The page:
By Caroline Tory, Guest Blogger
Above, watch US Poet Laureate Juan Felipe Herrera speak during the Winter Words author series.
Juan Felipe Herrera’s appearance at Aspen Words was a kind of homecoming for the United States poet laureate, whose father emigrated from Chihuahua, Mexico, to Denver, Colorado, in the late 1800’s. As he welcomed the Aspen audience, Herrera described his father’s first impressions of Colorado: “he said ‘it was so cold when I spit down on the ground, it was little tiny cubes of ice.’”
For the poet laureate, speaking in Aspen on a cold evening for the Winter Words author series was like “coming full circle.” He went on to share several poems and stories of his own immigrant experience with a packed auditorium that included 60 students from local schools, as well as members of the Roaring Fork Valley’s large Latino community.
Herrera has been on the road since June 2015, when the Library of Congress appointed him poet laureate, a role designed to raise the national consciousness around poetry. The son of migrant farm workers, Herrera is the 21st laureate and the first Latino to hold the prestigious position.
Flowing between Spanish and English, Herrera opened with stories about his childhood living in a “Mexicano Winnebago” as his family travelled around California to different farming communities.
“I lived in a one-room house that my father built on top of a beat-up old car that he found buried on [a] hill…" he said. "That one room was an entertainment center, that one room was a bedroom, that one room was a kitchen, that one room was a guest room, it was a playground, it was a storytelling center.”
After a childhood on the road attending a variety of schools from San Francisco to San Diego, Herrera attended the University of California, Los Angeles, on an Educational Opportunity Program (EOP) scholarship where he became immersed in the Chicano civil rights movement.
As the national dialogue around immigration becomes increasingly divisive, Herrera’s work radiates compassion and bridges boundaries between different American experiences. This is particularly evident in his most recent poetry collection “Notes on the Assemblage,” from which he read the poem “Borderbus.” The poem switches from English to Spanish as two women discuss their situation on a deportation bus headed for a detention center. Despite the pain and injustice portrayed in the poem, hope and healing are equally relevant. The final lines explore the universality in the womens’ situation:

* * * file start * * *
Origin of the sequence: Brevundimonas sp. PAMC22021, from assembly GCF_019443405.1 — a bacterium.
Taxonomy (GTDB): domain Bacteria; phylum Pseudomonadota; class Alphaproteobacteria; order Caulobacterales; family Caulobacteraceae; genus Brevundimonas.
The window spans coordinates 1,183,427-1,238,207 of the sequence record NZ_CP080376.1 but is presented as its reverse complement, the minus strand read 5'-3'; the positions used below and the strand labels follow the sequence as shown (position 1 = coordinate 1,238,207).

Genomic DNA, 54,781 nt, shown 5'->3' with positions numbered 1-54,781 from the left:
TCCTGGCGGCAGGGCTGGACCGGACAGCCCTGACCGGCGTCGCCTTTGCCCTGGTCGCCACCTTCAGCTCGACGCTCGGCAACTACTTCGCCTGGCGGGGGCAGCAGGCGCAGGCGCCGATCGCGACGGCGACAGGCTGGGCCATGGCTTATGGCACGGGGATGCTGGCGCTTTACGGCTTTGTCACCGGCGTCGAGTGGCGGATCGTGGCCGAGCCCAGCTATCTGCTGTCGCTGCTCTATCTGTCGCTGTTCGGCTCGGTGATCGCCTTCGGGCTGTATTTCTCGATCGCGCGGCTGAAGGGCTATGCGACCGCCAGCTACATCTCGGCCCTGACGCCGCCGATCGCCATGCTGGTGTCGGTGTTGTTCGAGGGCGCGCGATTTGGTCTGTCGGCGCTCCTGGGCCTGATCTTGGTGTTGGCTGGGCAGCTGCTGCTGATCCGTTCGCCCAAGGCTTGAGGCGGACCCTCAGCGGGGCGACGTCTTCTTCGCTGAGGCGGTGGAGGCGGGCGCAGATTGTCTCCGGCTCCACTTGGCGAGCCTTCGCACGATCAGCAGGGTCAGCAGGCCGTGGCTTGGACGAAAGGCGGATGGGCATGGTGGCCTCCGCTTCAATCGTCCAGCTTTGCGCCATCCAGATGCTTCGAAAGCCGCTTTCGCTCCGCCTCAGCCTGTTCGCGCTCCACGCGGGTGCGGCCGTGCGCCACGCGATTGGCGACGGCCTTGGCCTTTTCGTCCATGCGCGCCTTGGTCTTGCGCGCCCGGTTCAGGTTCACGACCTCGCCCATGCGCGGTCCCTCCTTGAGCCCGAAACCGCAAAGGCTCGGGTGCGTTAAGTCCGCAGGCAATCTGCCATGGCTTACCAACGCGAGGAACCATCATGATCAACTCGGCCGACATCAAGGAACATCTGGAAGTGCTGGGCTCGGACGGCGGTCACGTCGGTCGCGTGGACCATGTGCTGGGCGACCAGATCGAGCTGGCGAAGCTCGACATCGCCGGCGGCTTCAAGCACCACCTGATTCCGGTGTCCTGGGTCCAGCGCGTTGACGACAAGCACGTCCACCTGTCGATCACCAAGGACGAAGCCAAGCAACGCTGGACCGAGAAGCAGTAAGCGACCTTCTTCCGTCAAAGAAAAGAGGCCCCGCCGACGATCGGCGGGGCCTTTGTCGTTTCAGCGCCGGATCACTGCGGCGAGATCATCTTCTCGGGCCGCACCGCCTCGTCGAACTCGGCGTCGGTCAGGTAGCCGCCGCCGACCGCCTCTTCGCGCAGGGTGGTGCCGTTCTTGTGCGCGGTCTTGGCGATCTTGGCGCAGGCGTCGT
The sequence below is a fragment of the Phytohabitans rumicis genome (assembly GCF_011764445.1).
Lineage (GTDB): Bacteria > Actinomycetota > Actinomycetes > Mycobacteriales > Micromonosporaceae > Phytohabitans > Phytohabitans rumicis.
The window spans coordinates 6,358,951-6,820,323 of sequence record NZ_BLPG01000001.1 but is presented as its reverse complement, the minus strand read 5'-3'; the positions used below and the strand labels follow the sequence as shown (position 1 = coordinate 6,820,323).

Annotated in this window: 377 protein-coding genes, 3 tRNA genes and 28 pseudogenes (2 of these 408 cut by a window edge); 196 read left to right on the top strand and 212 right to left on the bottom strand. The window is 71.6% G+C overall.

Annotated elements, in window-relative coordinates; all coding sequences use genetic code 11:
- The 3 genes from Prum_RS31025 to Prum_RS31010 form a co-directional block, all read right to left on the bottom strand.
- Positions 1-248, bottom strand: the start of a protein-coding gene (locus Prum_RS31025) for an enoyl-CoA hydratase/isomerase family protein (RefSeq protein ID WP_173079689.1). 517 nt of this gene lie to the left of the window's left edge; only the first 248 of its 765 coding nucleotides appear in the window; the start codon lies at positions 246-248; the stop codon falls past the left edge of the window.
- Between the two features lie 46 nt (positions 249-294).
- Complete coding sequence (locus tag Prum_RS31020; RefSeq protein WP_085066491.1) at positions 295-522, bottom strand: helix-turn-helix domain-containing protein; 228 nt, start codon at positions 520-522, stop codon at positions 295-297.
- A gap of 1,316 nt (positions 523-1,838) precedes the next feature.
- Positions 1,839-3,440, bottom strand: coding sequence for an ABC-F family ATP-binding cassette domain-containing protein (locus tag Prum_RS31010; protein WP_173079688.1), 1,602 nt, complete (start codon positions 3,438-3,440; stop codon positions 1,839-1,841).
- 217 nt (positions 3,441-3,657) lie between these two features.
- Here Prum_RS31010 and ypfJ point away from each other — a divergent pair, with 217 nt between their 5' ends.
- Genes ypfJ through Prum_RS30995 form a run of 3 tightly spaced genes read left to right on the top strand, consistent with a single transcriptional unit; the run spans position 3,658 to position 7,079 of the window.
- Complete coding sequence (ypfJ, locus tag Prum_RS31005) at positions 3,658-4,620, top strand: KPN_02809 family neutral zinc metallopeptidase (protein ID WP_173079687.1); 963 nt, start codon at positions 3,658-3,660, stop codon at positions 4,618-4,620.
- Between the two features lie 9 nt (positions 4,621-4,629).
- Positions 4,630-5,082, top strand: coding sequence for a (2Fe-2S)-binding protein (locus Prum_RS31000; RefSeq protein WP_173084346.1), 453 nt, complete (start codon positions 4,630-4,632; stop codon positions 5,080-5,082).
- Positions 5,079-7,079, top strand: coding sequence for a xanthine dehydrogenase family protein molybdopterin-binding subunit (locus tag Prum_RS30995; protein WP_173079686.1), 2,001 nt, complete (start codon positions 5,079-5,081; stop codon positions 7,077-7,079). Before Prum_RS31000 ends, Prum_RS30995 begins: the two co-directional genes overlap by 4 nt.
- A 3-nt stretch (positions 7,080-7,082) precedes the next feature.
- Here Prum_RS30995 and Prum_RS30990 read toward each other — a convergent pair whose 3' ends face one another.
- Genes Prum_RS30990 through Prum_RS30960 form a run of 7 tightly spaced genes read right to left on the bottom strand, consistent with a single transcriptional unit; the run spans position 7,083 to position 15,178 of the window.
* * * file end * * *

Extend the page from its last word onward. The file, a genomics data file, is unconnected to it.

“Freedom comes from deep inside
all the pain of the world lives there
the second we cleanse that pain from our guts
we shall be free and in that moment we have to
fill ourselves up with all the pain of all beings
to free them — all of them”
Herrera also read from an earlier poetry collection titled “Senegal Taxi,” which tells the stories of three children escaping to Senegal from the horrors of the war in Darfur. The collection weaves together prose, verse, dialogue, and even visual art that Herrera created specifically for the book.
While Herrera read from “Senegal Taxi,” it became obvious why his work is meant to be spoken aloud. Walking around the stage with dramatic flair, he presented the various voices in the book: the Village Ant; the Russian Antonov Bomb; Sahel, the little Village Girl; and the Kalashnikov AK-47. The detail and emotion in the poems would suggest that Herrera had spent time in Africa; however, he wrote the entire book from a writer’s residency in Saratoga, California. It is this ability to transcend boundaries and relate to those suffering in far-off places that make Herrera such a unifying force as poet laureate.
When a young boy in the audience told Herrera that he wanted to become an author, the poet laureate welcomed the boy into the club with open arms. “You’re already an author because you’re already speaking up, and when we speak up we become authors because we’re taking charge of our voice.”
Caroline Tory is the program associate of marketing and communications at Aspen Words.